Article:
India’s widening economic disparity, food security

A decrease in the share of food expenditure doesn't necessarily translate to improved food security.
Last Updated 04 March 2024, 08:53 IST

The latest release of the Household Consumption Expenditure Survey (HCES) 2022-2023 factsheet by the Ministry of Statistics and Programme Implementation (MoSPI) offers valuable insights into India’s economic landscape and raises critical concerns regarding widening economic disparities and the ongoing challenge of food security.

While the report reveals a nationwide gap between the top and bottom 5 per cent of the population in terms of Monthly Per Capita Expenditure (MPCE), the starkest disparities are observed in rural areas, where the bottom 5 per cent struggle to meet basic needs with an MPCE falling below the estimated national minimum living wage. This alarming discrepancy highlights the unequal distribution of resources and opportunities across regions, and necessitates a deeper examination of the underlying factors contributing to this divide.

Several factors may contribute to this disparity. Limited access to high-paying jobs and lack of quality education and training in rural settings can hinder employability and earning potential. Furthermore, gender inequalities or social discrimination might restrict access to income-generating opportunities for certain groups. These factors combined create a vicious cycle of poverty, perpetuating the struggle to meet basic needs.

Threat of food insecurity

The report further shows a consistent decline in the share of food expenditure in both rural and urban areas since 1999-2000. The share of food in the consumption basket in rural areas has decreased from 53.2 per cent in 1999-2000 to 44.4 per cent in 2020-2021. The share of food has decreased from 42.4 per cent in 1999-2000 to 33.6 per cent in 2020-2021 in urban areas.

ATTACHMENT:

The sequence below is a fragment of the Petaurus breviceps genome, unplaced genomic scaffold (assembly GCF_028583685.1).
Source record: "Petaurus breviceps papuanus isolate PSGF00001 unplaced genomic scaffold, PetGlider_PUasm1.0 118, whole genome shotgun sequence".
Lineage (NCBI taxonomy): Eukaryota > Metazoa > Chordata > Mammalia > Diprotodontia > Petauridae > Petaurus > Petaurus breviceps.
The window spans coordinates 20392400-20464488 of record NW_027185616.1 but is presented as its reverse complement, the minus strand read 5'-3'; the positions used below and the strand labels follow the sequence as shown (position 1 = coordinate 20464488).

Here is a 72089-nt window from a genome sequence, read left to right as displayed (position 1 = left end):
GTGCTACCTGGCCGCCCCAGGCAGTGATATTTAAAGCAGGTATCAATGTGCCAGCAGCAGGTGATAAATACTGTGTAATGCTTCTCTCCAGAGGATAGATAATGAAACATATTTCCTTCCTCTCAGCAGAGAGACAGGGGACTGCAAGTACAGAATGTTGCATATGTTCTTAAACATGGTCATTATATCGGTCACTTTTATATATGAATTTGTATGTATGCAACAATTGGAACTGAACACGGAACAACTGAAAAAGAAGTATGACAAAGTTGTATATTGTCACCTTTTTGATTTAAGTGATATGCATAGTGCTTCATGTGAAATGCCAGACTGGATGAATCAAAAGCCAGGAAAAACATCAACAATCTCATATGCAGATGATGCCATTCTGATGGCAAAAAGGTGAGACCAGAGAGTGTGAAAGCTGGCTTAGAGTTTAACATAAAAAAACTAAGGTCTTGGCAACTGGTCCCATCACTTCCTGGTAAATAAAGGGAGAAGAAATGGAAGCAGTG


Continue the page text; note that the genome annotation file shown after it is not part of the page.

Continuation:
If left unaddressed, this can have dire consequences for vulnerable populations across India. One of the most significant concerns is the potential for increased food insecurity. The inability to secure essential food items due to limited income and resource constraints can significantly impact physical and mental well-being, leading to malnutrition and associated health complications. Additionally, limited access to quality healthcare and education, often linked to economic disadvantage, can further exacerbate the existing inequalities, and perpetuate the cycle of poverty.

Beyond food expenditure

While the HCES data showcases a consistent decline in the share of food expenditure across both rural and urban areas since 1999-2000, this finding requires deeper analysis. A decrease in the share of food expenditure doesn't necessarily translate to improved food security. Price volatility of essential food items like cereals, despite a potential decrease in the share of expenditure, can significantly impact purchasing power, especially for those with limited income and savings.

This volatility, coupled with stagnating wages, can lead to increased food insecurity, even with a seemingly lower share of expenditure being allocated to food. Furthermore, a shift towards higher-value food items doesn't guarantee better nutritional quality. Affordable processed foods, often readily available in urban areas, might lack essential nutrients and contribute to micronutrient deficiencies if consumed excessively, particularly for those who lack resources to access diverse and nutritious food options.

Building a path forward

Targeted interventions aimed at supporting vulnerable populations in rural areas are crucial. This can involve investing in rural infrastructure and services, promoting access to quality education and training, and implementing social safety nets to provide essential support. Furthermore, promoting sustainable and equitable food systems is essential to ensure access to affordable and nutritious food for all.

The HCES 2022-2023 data, while providing valuable insights, unveils only a portion of the complex picture regarding economic disparity and food security in India. Deeper analysis and integration of data from diverse sources are crucial to comprehensively understand the challenges and develop effective solutions.

(Sachi Satapathy is Director, AF Development Care)

Disclaimer: The views expressed above are the author's own. They do not necessarily reflect the views of DH.

(Published 04 March 2024, 08:53 IST)

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